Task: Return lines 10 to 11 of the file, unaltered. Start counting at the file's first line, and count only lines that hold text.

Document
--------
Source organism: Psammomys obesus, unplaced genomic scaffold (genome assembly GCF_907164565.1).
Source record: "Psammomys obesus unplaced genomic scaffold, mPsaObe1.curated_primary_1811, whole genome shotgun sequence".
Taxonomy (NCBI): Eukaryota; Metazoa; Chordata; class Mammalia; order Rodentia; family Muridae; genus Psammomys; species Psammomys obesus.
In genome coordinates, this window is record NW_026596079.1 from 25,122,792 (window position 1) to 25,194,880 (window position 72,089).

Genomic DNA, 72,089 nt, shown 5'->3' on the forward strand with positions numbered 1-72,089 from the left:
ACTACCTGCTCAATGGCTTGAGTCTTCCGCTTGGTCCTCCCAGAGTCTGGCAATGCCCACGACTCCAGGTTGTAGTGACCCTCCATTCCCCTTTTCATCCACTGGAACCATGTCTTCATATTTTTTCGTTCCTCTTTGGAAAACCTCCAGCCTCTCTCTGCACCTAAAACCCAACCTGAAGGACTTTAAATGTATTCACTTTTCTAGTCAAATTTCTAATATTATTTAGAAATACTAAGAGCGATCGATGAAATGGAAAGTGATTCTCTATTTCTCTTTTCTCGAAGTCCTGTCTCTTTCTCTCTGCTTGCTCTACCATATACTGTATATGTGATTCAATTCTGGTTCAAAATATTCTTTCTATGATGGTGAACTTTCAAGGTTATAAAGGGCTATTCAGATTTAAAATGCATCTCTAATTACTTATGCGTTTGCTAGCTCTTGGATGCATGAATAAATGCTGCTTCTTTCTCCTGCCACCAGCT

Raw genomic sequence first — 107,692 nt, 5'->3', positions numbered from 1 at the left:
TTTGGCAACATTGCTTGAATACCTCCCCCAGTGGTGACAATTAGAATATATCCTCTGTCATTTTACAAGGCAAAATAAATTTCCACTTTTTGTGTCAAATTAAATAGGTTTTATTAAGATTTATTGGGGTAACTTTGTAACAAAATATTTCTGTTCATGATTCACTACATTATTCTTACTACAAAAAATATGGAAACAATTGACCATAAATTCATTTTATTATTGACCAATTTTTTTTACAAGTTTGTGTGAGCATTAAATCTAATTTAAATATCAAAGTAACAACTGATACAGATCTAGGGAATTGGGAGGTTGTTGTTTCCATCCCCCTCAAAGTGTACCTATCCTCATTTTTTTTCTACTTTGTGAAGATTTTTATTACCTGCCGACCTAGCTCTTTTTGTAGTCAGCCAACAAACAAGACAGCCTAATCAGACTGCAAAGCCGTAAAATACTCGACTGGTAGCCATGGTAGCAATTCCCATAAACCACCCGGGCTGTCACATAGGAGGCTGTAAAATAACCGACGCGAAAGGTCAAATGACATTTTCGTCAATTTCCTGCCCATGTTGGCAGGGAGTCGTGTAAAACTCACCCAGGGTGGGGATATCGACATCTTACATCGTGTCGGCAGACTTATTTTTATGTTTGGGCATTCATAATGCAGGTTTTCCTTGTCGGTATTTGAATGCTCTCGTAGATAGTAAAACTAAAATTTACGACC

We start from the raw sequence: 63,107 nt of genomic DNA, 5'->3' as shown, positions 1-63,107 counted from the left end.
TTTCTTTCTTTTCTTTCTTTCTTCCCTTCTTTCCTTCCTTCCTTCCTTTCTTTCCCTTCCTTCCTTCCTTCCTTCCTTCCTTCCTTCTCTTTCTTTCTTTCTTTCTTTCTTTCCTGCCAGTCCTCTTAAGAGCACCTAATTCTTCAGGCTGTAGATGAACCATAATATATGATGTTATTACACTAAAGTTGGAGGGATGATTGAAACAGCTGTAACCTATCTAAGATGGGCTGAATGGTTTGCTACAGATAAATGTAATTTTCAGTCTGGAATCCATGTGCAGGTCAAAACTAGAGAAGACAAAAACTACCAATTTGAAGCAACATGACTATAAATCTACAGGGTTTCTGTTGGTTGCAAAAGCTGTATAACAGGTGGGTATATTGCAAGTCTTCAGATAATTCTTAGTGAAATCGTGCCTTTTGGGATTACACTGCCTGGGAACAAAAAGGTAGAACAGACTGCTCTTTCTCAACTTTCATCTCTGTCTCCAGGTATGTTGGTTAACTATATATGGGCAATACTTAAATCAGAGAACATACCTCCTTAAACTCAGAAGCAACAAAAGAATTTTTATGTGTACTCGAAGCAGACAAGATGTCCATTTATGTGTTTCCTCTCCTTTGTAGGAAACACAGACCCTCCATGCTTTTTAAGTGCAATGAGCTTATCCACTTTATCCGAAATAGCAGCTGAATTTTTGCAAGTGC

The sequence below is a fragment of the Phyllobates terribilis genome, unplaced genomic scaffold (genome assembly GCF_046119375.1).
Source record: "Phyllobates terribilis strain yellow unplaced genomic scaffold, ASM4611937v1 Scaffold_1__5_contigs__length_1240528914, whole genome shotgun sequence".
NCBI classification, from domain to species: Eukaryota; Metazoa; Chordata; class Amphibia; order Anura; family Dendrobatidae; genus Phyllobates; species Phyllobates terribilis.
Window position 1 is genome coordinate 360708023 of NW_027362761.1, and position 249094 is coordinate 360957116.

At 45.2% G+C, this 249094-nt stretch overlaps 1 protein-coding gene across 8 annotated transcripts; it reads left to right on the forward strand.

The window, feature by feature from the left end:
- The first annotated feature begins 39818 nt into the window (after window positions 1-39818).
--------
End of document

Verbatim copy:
TTTCTTTCTTTTCTTTCTTTCTTCCCTTCTTTCCTTCCTTCCTTCCTTTCTTTCCCTTCCTTCCTTCCTTCCTTCCTTCCTTCCTTCTCTTTCTTTCTTTCTTTCTTTCTTTCCTGCCAGTCCTCTTAAGAGCACCTAATTCTTCAGGCTGTAGATGAACCATAATATATGATGTTATTACACTAAAGTTGGAGGGATGATTGAAACAGCTGTAACCTATCTAAGATGGGCTGAATGGTTTGCTACAGATAAATGTAATTTTCAGTCTGGAATCCATGTGCAGGTCAAAACTAGAGAAGACAAAAACTACCAATTTGAAGCAACATGACTATAAATCTACAGGGTTTCTGTTGGTTGCAAAAGCTGTATAACAGGTGGGTATATTGCAAGTCTTCAGATAATTCTTAGTGAAATCGTGCCTTTTGGGATTACACTGCCTGGGAACAAAAAGGTAGAACAGACTGCTCTTTCTCAACTTTCATCTCTGTCTCCAGGTATGTTGGTTAACTATATATGGGCAATACTTAAATCAGAGAACATACCTCCTTAAACTCAGAAGCAACAAAAGAATTTTTATGTGTACTCGAAGCAGACAAGATGTCCATTTATGTGTTTCCTCTCCTTTGTAGGAAACACAGACCCTCCATGCTTTTTAAGTGCAATGAGCTTATCCACTTTATCCGAAATAGCAGCTGAATTTTTGCAAGTGC

The sequence below is a fragment of the Phyllobates terribilis genome, unplaced genomic scaffold (genome assembly GCF_046119375.1).